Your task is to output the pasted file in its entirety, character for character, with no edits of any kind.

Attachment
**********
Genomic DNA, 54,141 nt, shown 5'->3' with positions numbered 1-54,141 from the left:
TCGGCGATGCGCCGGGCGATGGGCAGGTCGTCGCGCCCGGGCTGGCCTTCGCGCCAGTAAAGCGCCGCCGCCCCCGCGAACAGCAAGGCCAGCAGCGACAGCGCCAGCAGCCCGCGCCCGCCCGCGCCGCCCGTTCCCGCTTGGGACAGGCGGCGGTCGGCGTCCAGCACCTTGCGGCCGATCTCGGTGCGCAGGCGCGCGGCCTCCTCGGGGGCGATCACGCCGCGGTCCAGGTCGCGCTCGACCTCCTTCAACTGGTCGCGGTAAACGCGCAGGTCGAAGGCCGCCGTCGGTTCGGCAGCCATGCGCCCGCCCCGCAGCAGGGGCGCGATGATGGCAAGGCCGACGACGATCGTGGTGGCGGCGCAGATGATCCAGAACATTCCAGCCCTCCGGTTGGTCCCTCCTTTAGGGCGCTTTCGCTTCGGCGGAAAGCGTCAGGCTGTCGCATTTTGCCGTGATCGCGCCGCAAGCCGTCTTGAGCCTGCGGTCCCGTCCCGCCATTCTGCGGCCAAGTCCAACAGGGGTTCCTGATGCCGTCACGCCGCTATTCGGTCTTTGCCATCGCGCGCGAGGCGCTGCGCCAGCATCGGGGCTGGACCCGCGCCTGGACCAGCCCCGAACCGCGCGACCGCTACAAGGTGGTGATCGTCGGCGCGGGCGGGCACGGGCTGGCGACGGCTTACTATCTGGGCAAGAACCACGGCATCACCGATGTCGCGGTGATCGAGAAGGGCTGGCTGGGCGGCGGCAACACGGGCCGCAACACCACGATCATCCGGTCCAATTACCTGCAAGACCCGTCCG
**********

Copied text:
Genomic DNA, 54,141 nt, shown 5'->3' with positions numbered 1-54,141 from the left:
TCGGCGATGCGCCGGGCGATGGGCAGGTCGTCGCGCCCGGGCTGGCCTTCGCGCCAGTAAAGCGCCGCCGCCCCCGCGAACAGCAAGGCCAGCAGCGACAGCGCCAGCAGCCCGCGCCCGCCCGCGCCGCCCGTTCCCGCTTGGGACAGGCGGCGGTCGGCGTCCAGCACCTTGCGGCCGATCTCGGTGCGCAGGCGCGCGGCCTCCTCGGGGGCGATCACGCCGCGGTCCAGGTCGCGCTCGACCTCCTTCAACTGGTCGCGGTAAACGCGCAGGTCGAAGGCCGCCGTCGGTTCGGCAGCCATGCGCCCGCCCCGCAGCAGGGGCGCGATGATGGCAAGGCCGACGACGATCGTGGTGGCGGCGCAGATGATCCAGAACATTCCAGCCCTCCGGTTGGTCCCTCCTTTAGGGCGCTTTCGCTTCGGCGGAAAGCGTCAGGCTGTCGCATTTTGCCGTGATCGCGCCGCAAGCCGTCTTGAGCCTGCGGTCCCGTCCCGCCATTCTGCGGCCAAGTCCAACAGGGGTTCCTGATGCCGTCACGCCGCTATTCGGTCTTTGCCATCGCGCGCGAGGCGCTGCGCCAGCATCGGGGCTGGACCCGCGCCTGGACCAGCCCCGAACCGCGCGACCGCTACAAGGTGGTGATCGTCGGCGCGGGCGGGCACGGGCTGGCGACGGCTTACTATCTGGGCAAGAACCACGGCATCACCGATGTCGCGGTGATCGAGAAGGGCTGGCTGGGCGGCGGCAACACGGGCCGCAACACCACGATCATCCGGTCCAATTACCTGCAAGACCCGTCCG